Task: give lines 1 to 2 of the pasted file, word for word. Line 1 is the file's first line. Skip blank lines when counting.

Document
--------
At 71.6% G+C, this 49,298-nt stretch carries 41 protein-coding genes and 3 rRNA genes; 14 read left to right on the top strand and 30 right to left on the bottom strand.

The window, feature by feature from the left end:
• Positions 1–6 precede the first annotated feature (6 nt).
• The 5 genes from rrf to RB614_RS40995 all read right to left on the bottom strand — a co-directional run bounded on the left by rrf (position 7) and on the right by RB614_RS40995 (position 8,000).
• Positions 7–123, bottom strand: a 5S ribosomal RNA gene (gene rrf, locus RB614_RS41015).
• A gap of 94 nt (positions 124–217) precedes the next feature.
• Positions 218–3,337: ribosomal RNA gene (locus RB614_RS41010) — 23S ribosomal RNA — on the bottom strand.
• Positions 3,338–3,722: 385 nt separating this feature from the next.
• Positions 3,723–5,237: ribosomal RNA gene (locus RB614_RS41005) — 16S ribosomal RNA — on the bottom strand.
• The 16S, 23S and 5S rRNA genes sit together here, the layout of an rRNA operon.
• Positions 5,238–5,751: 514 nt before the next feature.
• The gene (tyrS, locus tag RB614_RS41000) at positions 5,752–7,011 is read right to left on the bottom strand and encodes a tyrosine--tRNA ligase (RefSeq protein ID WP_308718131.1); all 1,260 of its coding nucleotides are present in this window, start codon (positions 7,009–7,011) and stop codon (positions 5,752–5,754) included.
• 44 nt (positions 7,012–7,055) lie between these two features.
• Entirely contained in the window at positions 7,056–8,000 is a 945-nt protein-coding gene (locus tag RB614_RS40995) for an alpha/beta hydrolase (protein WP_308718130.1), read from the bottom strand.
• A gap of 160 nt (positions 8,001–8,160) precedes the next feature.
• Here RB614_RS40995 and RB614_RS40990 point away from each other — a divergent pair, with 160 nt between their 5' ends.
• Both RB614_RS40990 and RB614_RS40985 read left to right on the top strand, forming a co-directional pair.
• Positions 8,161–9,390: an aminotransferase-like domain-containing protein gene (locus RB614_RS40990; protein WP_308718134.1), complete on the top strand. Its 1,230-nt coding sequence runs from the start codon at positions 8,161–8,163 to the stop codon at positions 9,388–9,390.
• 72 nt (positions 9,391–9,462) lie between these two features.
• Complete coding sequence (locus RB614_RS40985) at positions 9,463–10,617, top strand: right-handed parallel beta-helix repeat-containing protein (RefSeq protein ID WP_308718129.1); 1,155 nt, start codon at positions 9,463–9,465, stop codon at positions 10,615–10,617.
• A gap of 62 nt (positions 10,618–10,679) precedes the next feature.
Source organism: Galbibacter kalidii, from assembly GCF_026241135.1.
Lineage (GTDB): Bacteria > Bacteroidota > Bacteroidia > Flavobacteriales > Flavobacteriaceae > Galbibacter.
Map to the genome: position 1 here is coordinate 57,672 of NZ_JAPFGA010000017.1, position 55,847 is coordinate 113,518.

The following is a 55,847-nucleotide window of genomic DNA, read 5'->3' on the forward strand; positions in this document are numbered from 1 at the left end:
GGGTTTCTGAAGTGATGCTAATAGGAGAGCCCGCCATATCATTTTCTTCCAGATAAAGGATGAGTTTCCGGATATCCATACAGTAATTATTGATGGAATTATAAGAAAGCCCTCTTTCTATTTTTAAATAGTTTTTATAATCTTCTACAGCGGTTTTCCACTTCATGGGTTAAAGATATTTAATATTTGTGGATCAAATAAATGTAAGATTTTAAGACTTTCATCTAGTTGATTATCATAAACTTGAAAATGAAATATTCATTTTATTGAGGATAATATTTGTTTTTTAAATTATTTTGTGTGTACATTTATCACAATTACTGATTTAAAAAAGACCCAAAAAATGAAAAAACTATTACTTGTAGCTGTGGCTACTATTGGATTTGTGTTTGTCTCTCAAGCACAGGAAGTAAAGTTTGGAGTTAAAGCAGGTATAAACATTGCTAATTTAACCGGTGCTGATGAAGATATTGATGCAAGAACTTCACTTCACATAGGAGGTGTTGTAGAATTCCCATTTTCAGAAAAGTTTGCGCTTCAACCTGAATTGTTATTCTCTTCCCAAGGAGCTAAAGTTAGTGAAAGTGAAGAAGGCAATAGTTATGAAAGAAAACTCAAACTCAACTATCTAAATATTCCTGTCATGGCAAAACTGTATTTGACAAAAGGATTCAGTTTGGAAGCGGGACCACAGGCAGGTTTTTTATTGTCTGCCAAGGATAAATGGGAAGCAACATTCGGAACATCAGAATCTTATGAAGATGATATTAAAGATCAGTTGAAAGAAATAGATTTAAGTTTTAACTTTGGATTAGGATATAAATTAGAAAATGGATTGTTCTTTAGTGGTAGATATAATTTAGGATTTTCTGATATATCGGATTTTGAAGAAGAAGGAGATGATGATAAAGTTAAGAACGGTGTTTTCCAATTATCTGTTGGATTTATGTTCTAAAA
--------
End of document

At 71.6% G+C, this 49,298-nt stretch carries 41 protein-coding genes and 3 rRNA genes; 14 read left to right on the top strand and 30 right to left on the bottom strand.

The window, feature by feature from the left end: